Then came the day she fit into her high school daughter’s clothes, realized how thin she’d become, and decided to seek help.In the spring of 2006, Valentine was referred to Dr. Mary Ransom, a neurology specialist at Oregon Health Sciences University in Portland. Concerned that Valentine was having seizures, but also suffering significant side effects from her seizure medicines, Ransom had Sandy admitted to the hospital for extended observation.

It is not unusual for seizure medicine to cause fatigue and mood changes in patients, Ransom said.“It’s always a challenge finding a seizure medication that is right for a patient,” the doctor said.By hospitalizing Valentine, it was possible to quickly take her off her seizure medicine and watch how she reacted. Valentine did not experience any seizures during that hospital stay — when a seizure might have helped the doctor to better understand her condition.

Still, that hospital stay helped Ransom quickly shift to new medication.It took a while to build up to a full dose of the new medicine, and some time more for Valentine to build the strength to run.“Part of her healing, recovery and improvement is coming from her,” Ransom said. “It’s not so much what we’ve done here, but what she’s done to help herself” by continuing to look for solutions.By June, about a year after meeting Ransom, she felt well enough to contact Euser — who moved away several years ago — with an idea:Salber planned to run the Girlfriends Half Marathon in October to celebrate turning 50.

Wouldn’t it be neat if they ran it, too, with Euser showing up as a surprise for the birthday girl?“Neither of us had run in quite a few years,” Euser said. “I needed a challenge to get me back out on the road running again, I wanted to celebrate Karen’s birthday, and I wanted to support Sandy on yet another optimistic adventure.”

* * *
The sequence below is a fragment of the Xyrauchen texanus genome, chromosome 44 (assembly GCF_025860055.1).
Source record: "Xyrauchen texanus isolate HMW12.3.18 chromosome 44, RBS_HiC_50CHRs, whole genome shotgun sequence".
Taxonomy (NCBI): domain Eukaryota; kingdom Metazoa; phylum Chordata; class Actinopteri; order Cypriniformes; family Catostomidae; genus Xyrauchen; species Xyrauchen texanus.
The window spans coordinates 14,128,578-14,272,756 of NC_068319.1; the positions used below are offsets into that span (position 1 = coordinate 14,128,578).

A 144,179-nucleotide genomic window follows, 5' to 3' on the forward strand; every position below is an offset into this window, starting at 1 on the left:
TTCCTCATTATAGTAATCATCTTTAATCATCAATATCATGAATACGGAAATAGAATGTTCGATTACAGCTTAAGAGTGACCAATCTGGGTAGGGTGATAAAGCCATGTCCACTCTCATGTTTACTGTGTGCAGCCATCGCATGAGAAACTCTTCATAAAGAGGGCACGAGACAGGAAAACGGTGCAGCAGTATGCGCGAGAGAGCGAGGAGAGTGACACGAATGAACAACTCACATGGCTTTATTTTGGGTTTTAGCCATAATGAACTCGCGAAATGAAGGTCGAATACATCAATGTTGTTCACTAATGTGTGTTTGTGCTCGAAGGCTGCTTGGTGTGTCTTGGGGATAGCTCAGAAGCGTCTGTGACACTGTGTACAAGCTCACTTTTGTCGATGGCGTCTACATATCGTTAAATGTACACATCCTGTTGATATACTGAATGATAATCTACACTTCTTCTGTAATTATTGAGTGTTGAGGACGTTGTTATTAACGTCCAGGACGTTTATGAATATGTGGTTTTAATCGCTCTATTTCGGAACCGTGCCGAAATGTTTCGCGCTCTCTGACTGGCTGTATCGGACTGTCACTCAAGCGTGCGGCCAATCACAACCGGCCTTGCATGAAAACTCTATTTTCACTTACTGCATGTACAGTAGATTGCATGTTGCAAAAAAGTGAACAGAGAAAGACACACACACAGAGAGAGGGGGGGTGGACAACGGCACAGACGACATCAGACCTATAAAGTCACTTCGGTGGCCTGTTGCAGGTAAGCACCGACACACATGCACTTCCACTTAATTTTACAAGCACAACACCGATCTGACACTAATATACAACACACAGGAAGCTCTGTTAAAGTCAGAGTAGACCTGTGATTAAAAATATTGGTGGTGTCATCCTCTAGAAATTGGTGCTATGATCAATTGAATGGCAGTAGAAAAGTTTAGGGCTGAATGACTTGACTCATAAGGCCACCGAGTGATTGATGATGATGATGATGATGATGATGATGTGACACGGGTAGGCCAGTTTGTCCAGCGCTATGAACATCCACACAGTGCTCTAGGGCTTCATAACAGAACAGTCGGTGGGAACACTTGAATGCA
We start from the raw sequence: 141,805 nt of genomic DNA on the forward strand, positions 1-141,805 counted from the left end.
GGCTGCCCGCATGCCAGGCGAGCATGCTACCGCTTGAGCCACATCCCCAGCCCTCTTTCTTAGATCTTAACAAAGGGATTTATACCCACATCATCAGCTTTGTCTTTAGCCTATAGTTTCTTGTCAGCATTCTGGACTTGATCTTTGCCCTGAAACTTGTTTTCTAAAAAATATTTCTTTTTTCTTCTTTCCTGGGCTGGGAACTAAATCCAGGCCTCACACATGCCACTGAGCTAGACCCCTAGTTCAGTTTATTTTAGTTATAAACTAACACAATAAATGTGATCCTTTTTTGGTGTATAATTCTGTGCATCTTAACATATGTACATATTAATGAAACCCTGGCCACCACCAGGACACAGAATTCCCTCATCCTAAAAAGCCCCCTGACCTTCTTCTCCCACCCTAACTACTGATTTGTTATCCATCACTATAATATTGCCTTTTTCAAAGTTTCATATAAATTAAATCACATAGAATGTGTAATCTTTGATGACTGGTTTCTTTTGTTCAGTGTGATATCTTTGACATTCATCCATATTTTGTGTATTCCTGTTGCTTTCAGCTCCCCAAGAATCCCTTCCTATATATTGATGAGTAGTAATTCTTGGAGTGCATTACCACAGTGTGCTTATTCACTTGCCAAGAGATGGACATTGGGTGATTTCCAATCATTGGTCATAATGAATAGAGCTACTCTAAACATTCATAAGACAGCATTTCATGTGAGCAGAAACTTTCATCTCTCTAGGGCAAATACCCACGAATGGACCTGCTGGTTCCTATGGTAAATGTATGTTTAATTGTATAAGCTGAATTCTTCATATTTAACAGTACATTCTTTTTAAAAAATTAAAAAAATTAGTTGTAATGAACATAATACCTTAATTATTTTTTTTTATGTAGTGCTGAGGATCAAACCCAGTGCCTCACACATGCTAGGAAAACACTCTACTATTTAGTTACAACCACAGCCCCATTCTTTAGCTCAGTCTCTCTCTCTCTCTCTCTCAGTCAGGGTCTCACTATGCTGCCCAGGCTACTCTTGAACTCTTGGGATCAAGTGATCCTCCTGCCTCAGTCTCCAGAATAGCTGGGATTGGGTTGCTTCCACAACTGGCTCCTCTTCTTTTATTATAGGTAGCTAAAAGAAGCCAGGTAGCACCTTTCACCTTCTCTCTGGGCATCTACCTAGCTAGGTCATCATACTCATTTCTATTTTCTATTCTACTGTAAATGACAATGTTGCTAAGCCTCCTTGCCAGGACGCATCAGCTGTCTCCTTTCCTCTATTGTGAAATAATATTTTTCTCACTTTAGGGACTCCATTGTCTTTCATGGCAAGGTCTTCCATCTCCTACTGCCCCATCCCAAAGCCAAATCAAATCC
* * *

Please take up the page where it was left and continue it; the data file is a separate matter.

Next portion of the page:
On Oct. 19, Euser was ready. Krebs and Sperry ran, too. Kerr did not enter the half marathon, but was often around to support Valentine during her training runs.But as she crossed the land bridge on Oct. 19, Sandy Valentine was on her own.

She would have to fight through the final two miles of the half marathon without Diana Ross providing iPod energy.“(The finish line) couldn’t have come soon enough,” Valentine said. “I hit the 13th mile and it’s like, ‘Oh, my gosh’, and then it was another block and then another block.”Then she turned the last corner at 13th and Main in downtown Vancouver and, 2 hours, 9 minutes and 41 seconds after the starting gun — and more than six years after that celebratory Hood to Coast Relay — Sandy Valentine finished the race.

For the record, she placed 297th among 856 finishers.“For a healthy person to run a half marathon is something pretty special, so with all that she’s gone through with her health problems, it’s pretty amazing,” Sperry said as the Pavement Pounders celebrated being together at another finish line.For Valentine and her friends, this wasn’t just another race. It was a celebration of life reclaimed.

“I’ve had wonderful, wonderful doctors over the years. I’m so glad they’re practicing medicine,” Valentine said. “And it’s enriched my life in a different way. You appreciate it: your health, your family, your friends.“And I’m back,” she added, her smile saying more than her words.“It feels good to feel good.”